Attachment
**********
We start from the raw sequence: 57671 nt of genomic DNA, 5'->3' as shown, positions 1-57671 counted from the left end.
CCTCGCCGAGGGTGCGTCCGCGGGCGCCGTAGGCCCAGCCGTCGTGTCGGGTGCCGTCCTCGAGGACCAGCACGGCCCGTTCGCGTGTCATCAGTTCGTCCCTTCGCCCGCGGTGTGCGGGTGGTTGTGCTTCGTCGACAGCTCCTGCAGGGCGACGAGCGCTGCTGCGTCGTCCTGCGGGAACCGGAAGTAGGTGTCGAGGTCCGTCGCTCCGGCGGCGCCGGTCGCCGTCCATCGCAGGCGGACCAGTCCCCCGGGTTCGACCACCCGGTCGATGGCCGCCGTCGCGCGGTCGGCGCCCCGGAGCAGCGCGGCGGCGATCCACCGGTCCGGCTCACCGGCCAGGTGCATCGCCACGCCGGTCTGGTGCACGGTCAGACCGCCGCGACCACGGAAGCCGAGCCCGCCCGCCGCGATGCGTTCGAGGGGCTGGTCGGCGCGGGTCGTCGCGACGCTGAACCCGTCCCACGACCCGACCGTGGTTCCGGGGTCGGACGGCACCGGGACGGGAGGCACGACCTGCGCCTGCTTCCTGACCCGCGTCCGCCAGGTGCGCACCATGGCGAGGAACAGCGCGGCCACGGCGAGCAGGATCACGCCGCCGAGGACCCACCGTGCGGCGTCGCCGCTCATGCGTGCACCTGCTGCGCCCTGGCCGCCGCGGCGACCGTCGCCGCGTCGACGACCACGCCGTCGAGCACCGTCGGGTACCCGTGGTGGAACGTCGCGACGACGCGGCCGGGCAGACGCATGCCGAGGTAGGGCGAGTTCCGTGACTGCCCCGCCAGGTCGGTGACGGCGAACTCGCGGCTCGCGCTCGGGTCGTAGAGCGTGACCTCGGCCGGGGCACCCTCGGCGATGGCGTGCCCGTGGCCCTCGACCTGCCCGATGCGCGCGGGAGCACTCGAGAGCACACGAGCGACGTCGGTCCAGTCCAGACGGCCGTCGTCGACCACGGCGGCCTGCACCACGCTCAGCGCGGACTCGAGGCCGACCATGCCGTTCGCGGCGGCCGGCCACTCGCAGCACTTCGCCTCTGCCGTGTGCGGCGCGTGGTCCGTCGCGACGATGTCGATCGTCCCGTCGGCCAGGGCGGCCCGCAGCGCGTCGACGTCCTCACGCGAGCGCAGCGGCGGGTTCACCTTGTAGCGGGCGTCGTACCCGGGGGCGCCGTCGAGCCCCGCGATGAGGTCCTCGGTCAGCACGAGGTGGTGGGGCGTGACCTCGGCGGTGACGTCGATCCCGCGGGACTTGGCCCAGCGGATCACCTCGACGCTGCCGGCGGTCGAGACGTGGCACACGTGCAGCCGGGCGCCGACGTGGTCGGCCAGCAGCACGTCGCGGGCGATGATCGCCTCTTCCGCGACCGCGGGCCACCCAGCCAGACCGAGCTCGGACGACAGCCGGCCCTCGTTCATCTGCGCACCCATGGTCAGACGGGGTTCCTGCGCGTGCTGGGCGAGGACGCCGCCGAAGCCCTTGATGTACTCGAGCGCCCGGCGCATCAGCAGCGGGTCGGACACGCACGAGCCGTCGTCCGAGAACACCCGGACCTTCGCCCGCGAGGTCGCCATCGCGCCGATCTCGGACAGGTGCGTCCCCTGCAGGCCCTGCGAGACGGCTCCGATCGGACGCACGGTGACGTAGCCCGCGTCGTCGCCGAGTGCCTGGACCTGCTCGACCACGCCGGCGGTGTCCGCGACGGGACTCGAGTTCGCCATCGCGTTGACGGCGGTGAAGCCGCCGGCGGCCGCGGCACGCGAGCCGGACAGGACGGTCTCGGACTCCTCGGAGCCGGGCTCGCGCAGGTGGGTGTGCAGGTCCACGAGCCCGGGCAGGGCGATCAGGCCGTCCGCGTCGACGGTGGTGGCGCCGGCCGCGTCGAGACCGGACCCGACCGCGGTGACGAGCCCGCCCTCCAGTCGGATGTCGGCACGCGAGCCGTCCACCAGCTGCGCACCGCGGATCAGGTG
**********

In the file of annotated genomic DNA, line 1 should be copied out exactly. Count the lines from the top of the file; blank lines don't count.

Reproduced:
We start from the raw sequence: 57671 nt of genomic DNA, 5'->3' as shown, positions 1-57671 counted from the left end.